Kathleen Neuzil, director of the Center for Vaccine Development at the University of Maryland Medical School, thinks getting more adults vaccinated, both domestically and internationally, and getting children younger than 12 vaccinated would do more to control Covid than giving healthy Americans a third dose at this stage.
“I am clearly in the get-vaccine-to-the-world camp,” Neuzil said. “It is absolutely the right thing to do, it’s also the smart thing to do. … We are going to be chasing variants forever if we can’t get the majority of the population vaccinated and convert this from a severe disease to hopefully just a nuisance disease.”
Ali Ellebedy, who studies the immune system’s response to infection and vaccination, isn’t sure healthy adults currently need a third jab of the Pfizer or Moderna vaccines, based on what he is seeing.
His laboratory at Washington University in St. Louis, studies the lymph node and bone marrow of vaccinated people to see how their immune systems are engaging to generate protection against SARS-2. Most of the people his group has studied are still generating a response to their second dose of vaccine — even six months after that dose was received, he said.
“I don’t think that will be hurt by additional immunization. I just think that well, we really didn’t even reach the full potential of the second dose [yet],” said Ellebedy, who is an associate professor of pathology and immunology.
“Usually, you give an additional immunization to re-engage the system. But … at least in most of the individuals we looked at, the system is already engaged,” he said.
Ellebedy thinks a third dose will help the people who get it, though he’s not sure whether a third-shot program will have a clinically important impact. By that he means it may not change the risk of severe disease that twice-vaccinated people face — because they already have good protection. “The immune memory we are seeing is really robust,” he said.
We probably wouldn’t be talking about third shots or boosters — whatever you want to call them — but for the emergence of the Delta variant, he said. “Delta really changed the game.”
For the record, Ellebedy will get a third shot when he’s eligible. “I do think there will be a benefit from having a third shot.”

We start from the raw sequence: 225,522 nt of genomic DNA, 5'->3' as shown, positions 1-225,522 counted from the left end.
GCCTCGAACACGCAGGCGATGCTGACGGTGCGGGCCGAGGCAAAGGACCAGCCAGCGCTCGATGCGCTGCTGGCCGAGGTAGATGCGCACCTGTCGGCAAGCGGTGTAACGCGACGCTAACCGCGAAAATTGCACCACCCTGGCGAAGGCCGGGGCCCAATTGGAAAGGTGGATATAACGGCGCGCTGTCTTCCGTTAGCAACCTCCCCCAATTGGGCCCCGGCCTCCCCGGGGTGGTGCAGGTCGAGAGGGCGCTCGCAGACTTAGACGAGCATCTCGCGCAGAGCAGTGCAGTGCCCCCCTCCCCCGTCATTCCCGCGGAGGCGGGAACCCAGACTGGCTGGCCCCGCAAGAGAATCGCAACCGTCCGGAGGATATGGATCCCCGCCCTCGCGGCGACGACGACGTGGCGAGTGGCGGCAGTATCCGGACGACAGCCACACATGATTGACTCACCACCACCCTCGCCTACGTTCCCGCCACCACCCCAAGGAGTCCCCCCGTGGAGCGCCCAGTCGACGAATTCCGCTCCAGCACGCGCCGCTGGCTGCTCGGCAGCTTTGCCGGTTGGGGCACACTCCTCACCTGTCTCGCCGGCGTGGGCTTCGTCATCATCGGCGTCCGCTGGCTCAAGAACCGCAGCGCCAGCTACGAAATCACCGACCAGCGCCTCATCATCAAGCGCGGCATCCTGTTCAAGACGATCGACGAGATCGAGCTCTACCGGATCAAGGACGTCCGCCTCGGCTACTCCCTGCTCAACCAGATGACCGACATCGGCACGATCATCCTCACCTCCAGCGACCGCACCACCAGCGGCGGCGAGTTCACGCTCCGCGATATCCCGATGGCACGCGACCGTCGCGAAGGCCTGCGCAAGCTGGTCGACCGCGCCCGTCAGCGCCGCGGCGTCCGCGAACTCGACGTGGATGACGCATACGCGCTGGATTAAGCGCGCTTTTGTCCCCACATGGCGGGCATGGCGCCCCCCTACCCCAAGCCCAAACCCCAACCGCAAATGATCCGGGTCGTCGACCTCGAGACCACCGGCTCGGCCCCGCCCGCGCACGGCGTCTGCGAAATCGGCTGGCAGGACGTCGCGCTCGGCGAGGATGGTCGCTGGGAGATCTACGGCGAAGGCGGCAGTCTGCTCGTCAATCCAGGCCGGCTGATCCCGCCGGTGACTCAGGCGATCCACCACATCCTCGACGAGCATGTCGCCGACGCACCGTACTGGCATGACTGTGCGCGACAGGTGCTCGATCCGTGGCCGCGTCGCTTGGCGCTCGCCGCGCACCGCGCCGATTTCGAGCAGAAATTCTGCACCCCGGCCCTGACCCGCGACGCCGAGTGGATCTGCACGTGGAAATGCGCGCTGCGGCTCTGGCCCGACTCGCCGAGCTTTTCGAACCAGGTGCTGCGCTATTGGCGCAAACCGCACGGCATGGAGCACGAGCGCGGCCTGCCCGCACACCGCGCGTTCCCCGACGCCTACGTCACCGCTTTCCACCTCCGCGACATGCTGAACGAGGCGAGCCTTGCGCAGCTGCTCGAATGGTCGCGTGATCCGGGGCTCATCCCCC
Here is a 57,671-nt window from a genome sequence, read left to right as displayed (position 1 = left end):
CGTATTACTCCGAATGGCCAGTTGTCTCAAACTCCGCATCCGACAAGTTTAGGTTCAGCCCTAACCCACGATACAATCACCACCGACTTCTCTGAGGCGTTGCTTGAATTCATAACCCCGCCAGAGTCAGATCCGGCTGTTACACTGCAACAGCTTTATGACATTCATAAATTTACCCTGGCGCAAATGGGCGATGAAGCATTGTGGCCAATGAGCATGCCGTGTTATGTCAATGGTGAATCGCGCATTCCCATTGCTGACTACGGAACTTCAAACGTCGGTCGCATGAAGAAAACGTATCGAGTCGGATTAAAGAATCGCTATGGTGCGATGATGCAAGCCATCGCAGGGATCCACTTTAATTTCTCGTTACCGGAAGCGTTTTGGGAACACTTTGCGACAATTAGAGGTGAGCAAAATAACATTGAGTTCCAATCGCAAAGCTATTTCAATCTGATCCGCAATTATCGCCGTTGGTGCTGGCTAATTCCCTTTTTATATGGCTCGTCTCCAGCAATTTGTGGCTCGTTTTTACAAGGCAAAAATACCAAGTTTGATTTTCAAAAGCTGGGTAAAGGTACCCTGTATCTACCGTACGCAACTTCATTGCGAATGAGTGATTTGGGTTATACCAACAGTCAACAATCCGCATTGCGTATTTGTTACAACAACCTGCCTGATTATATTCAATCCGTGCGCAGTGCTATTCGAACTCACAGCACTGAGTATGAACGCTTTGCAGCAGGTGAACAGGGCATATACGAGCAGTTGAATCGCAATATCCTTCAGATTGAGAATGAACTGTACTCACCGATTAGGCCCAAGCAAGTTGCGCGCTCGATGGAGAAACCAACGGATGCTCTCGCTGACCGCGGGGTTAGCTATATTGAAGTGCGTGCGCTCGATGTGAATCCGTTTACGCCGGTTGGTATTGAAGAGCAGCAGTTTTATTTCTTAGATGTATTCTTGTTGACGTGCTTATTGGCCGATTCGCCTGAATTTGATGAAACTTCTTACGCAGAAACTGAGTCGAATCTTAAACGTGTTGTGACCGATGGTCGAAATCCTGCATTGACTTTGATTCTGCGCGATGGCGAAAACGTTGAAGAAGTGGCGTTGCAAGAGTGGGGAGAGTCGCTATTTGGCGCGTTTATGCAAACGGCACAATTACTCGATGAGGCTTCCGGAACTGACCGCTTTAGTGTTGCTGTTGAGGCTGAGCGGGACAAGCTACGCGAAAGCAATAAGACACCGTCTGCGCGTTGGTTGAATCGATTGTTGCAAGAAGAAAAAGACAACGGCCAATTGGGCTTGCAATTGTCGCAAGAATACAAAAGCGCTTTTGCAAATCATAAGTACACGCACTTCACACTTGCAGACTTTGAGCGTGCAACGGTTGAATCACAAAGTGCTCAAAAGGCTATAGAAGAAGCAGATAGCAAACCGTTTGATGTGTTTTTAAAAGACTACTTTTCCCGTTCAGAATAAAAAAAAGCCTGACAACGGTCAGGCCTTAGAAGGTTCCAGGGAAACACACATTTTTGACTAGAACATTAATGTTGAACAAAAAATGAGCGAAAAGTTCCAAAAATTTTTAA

The jury’s still out on fourth shots, fifth shots, etc.
Pfizer CEO Albert Bourla has publicly raised the prospect that annual Covid shots may be required. The company’s official line is that annual jabs may be needed, but there aren’t enough data yet to say one way or the other.
Plotkin agrees. “The idea of an annual booster will depend on what happens to the antibody level after this third dose,” he said. “I would hope that the antibodies would persist pretty well. But if I’m wrong and also if the virus changes considerably — that like with influenza, you need to adjust the vaccine to the mutations of the virus — then I guess I could imagine annual vaccination. But we just don’t have the data yet.”
Ellebedy said, having seen the immune response’s reaction to vaccination, he doubts we’ll need fourth shots in the near future. But he added the caveat that until the Delta variant emerged, he didn’t think we’d need a third dose so soon either.
To-may-to? To-mah-to? Does it really matter what we call dose 3?
Maybe not, said Jeffrey Duchin, health officer for the Seattle and King County public health department.
“I don’t think it’s that meaningful for the general public,” said Duchin, who is also a professor of infectious diseases professor at the University of Washington.
“What the general public wants to know and it needs to know is how many doses do I need? And when do I need to get them? And the scientists need to figure out whether those doses are going to be in the form of a primary series that would be relatively closely spaced together over a period of months or primary series and then a booster, which typically comes at a more delayed timeframe, down the road maybe years,” he said.
It’s also important for people to understand that the scientific and public health communities are still learning about the best way to use these vaccines, Duchin said. That means as new knowledge is acquired, recommendations on use of the vaccines — including, potentially, boosters — are going to evolve.
“I do think that this is going to be an evolution in our understanding and fine tuning of how we use these vaccines based on what we learn. So, the next set of recommendations may not be the last,” he said. “They’ll be the best set of recommendations that we can make based on the information that’s currently available. And I think as we learn more, we may find that we can make improvements. Maybe, maybe not. But I think time will tell what’s the best way to use these vaccines.”